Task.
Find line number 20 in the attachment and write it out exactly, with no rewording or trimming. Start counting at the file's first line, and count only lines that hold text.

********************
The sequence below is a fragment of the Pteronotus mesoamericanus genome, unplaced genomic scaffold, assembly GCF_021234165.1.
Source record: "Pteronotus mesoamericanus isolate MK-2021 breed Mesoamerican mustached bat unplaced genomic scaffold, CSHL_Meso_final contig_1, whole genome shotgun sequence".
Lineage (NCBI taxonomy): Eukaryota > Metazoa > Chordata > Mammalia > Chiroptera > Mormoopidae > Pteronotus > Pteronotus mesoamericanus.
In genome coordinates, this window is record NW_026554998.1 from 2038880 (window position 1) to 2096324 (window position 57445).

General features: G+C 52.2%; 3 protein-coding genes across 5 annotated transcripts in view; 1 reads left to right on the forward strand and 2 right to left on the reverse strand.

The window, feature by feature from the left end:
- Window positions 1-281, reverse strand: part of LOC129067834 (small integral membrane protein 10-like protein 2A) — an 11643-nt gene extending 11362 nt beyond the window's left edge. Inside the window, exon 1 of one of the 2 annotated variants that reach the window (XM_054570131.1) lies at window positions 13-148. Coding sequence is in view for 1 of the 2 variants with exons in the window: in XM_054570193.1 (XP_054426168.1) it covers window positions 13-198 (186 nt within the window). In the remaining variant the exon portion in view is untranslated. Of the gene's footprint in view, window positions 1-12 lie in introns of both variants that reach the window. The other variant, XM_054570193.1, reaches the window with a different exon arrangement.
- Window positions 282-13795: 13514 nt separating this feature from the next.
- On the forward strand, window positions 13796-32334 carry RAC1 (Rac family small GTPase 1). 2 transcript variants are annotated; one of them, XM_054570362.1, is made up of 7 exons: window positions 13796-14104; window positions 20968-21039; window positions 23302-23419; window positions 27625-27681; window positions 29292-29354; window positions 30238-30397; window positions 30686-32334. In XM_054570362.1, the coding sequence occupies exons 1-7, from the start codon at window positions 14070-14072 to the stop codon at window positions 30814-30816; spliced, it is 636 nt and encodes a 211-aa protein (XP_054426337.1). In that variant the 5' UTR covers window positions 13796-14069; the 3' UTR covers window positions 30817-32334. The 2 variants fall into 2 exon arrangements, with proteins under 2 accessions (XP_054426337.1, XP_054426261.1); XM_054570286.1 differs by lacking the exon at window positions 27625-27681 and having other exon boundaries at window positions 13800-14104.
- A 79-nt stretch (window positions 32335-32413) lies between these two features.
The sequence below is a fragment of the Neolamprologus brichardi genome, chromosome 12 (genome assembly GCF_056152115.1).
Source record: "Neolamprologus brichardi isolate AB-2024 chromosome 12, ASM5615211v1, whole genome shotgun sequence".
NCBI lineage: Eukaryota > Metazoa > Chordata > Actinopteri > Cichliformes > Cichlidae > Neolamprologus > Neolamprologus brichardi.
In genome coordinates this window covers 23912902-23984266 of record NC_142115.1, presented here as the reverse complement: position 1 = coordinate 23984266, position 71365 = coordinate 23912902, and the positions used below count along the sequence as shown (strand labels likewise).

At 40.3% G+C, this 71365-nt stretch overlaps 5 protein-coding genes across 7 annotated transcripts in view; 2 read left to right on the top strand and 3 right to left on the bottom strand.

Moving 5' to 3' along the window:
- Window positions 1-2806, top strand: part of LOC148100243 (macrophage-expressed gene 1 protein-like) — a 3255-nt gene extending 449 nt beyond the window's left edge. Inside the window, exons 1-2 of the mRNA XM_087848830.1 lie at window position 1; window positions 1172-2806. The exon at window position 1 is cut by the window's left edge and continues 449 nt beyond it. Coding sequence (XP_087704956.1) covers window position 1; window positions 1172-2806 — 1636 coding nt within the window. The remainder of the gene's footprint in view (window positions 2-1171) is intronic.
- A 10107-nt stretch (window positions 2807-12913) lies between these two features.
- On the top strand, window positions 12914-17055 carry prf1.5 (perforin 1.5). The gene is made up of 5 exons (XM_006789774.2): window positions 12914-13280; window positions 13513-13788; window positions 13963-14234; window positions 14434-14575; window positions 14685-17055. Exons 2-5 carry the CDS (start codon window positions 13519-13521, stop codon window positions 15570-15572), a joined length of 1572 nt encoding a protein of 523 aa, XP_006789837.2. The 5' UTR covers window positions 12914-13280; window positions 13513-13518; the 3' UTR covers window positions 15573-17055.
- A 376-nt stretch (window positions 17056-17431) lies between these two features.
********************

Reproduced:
- A 376-nt stretch (window positions 17056-17431) lies between these two features.